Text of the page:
Around this time, I became a lot friendlier with Aryeh and he began telling me about his religion. I remember being struck by how openly he talked about his relationship with God, and how firm his belief was. Previously, the concept of God had always felt very private to me, and almost embarrassing, but he was so proud to believe and to see himself as having a close personal relationship. I began to feel that perhaps I could be entitled to such a personal relationship as well, and in a way started repairing the relationship that I had felt with God when I was younger.

That was, I suppose, the start of the journey that has brought me to where I am now. About five years ago, I decided to test my ideas about ‘rules' being restrictive, and started to eat only kosher meat and stop mixing meat and milk in order to see what effect that might have on me. I was surprised at how broadly it affected my life.

Firstly, simply having to think about the food I was preparing and eating encouraged me to consider where it had come from and the special significance I could give to food by having to think about it in this way (rather than just as ‘fuel'). I did a lot of research at this time about kashrut and the emphasis of compassion, especially in blessing an animal, really struck a chord with me. Secondly, it had the unexpected effect of making me think about my identity. I had always been thoughtful about my mixed-race identity, but that felt like it singled me out. Now I felt an affinity to a community, just through the way my actions set me apart from other people. At this point, I was still eating in non-kosher restaurants (ordering vegetarian food), and I was struck by how much I had to think about my identity even just looking at a menu, or going to the supermarket. Rather than feeling limited as I would have expected when I was younger, I felt somehow special and enjoyed feeling that the simple act of eating could encourage me to be so reflective.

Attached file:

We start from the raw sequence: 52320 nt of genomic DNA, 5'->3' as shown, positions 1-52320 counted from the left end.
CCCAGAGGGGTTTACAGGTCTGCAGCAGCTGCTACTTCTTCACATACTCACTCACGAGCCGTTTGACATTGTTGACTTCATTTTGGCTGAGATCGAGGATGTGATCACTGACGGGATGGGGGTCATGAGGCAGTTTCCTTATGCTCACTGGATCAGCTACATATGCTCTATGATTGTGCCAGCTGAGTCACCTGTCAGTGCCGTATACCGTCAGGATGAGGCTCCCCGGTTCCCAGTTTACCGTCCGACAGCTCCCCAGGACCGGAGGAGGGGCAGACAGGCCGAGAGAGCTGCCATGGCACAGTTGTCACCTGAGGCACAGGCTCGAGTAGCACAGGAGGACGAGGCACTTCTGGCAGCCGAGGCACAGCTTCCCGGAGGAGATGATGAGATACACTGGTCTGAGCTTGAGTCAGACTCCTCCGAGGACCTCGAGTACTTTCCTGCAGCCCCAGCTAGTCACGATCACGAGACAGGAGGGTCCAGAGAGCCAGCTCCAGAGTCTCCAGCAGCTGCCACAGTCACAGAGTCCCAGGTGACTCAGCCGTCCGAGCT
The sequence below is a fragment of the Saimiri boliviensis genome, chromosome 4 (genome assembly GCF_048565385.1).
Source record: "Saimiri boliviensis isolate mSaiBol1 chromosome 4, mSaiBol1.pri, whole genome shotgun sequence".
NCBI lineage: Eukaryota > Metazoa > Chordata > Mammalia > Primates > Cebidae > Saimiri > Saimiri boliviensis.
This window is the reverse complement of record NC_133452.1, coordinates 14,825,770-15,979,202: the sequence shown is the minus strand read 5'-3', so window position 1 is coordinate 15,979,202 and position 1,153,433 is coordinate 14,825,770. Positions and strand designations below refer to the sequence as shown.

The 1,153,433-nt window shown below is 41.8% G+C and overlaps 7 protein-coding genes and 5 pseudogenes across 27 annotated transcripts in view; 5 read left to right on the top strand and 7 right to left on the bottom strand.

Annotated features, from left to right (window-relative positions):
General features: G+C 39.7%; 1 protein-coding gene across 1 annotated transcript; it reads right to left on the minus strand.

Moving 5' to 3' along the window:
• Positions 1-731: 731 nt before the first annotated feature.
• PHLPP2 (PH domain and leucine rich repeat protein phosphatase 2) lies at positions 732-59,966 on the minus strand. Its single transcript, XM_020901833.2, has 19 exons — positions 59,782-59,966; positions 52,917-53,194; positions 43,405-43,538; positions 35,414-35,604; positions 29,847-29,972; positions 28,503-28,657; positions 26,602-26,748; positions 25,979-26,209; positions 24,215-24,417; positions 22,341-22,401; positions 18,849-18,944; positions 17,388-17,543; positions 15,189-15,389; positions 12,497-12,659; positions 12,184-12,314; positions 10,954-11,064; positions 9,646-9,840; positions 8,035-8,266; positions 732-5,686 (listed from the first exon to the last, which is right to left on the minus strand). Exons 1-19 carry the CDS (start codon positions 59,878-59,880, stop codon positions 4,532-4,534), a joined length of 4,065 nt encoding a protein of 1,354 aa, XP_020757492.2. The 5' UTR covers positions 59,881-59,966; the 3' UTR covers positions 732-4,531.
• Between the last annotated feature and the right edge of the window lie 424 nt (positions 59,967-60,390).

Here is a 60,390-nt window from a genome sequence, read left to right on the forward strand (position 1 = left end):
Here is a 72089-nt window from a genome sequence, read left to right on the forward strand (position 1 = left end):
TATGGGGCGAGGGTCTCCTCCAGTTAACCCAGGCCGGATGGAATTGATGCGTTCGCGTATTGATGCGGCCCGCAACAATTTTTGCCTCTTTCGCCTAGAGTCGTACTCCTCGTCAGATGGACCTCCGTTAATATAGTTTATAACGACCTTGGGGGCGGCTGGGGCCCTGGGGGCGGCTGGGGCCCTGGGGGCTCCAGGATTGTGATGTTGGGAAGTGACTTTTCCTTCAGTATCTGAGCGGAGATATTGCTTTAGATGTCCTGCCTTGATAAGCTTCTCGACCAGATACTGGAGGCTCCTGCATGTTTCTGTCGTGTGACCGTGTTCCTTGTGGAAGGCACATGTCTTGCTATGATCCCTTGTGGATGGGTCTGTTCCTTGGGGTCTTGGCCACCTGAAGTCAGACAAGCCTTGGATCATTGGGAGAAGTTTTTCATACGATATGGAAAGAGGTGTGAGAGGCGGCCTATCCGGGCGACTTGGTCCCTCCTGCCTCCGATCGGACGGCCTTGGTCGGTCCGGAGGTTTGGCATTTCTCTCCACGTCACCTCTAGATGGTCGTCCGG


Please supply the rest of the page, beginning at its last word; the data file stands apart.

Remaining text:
Finally, it also had the effect of changing my identity to other people. I found myself shocked at the strong reactions I received -- many of my friends questioned why I would change my lifestyle at all. This was the first of many experiences of having to explain my actions, and it had the dual effect of encouraging me to think about my reasons for doing it, and increasing my affiliation with the Jewish People.

Following this decision, I spent a long time reading on my own, and thinking a lot about how I felt about religion, and what it would mean to be Jewish. The more I read, the more I found views which I felt described the values I already had, such as being hospitable to others, being careful with one's words, the separate roles of men and women, being charitable and so on. I was particularly struck by ideas of God as being present in the world but hidden, and being an incomprehensible concept that we could never fully understand. This seemed to really put into words what I had always felt, and it felt like a relief to find an idea of God which was so separate from humanity, so broad and encompassing, and yet still personal and close.